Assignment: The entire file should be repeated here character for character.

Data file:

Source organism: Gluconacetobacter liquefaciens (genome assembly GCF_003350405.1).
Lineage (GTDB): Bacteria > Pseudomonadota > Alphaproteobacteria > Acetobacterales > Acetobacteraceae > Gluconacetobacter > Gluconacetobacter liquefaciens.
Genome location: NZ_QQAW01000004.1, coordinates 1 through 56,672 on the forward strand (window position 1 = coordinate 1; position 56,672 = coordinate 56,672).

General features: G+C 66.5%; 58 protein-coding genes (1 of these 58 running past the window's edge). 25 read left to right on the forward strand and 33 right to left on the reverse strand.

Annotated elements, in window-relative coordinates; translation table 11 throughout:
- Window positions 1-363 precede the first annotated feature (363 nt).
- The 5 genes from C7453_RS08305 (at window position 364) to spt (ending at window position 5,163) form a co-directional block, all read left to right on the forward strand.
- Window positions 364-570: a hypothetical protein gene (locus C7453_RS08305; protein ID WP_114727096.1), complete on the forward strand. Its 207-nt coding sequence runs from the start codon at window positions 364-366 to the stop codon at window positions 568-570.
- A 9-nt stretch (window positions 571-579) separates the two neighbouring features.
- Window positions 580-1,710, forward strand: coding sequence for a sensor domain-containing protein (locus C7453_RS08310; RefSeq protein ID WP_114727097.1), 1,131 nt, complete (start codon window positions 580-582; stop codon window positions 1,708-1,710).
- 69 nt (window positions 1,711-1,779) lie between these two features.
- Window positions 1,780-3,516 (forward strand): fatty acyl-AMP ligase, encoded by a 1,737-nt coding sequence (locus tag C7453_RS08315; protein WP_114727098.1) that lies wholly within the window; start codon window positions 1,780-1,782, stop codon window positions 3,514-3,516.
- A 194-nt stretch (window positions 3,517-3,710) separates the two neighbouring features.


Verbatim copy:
Source organism: Gluconacetobacter liquefaciens (genome assembly GCF_003350405.1).
Lineage (GTDB): Bacteria > Pseudomonadota > Alphaproteobacteria > Acetobacterales > Acetobacteraceae > Gluconacetobacter > Gluconacetobacter liquefaciens.
Genome location: NZ_QQAW01000004.1, coordinates 1 through 56,672 on the forward strand (window position 1 = coordinate 1; position 56,672 = coordinate 56,672).

General features: G+C 66.5%; 58 protein-coding genes (1 of these 58 running past the window's edge). 25 read left to right on the forward strand and 33 right to left on the reverse strand.

Annotated elements, in window-relative coordinates; translation table 11 throughout:
- Window positions 1-363 precede the first annotated feature (363 nt).
- The 5 genes from C7453_RS08305 (at window position 364) to spt (ending at window position 5,163) form a co-directional block, all read left to right on the forward strand.
- Window positions 364-570: a hypothetical protein gene (locus C7453_RS08305; protein ID WP_114727096.1), complete on the forward strand. Its 207-nt coding sequence runs from the start codon at window positions 364-366 to the stop codon at window positions 568-570.
- A 9-nt stretch (window positions 571-579) separates the two neighbouring features.
- Window positions 580-1,710, forward strand: coding sequence for a sensor domain-containing protein (locus C7453_RS08310; RefSeq protein ID WP_114727097.1), 1,131 nt, complete (start codon window positions 580-582; stop codon window positions 1,708-1,710).
- 69 nt (window positions 1,711-1,779) lie between these two features.
- Window positions 1,780-3,516 (forward strand): fatty acyl-AMP ligase, encoded by a 1,737-nt coding sequence (locus tag C7453_RS08315; protein WP_114727098.1) that lies wholly within the window; start codon window positions 1,780-1,782, stop codon window positions 3,514-3,516.
- A 194-nt stretch (window positions 3,517-3,710) separates the two neighbouring features.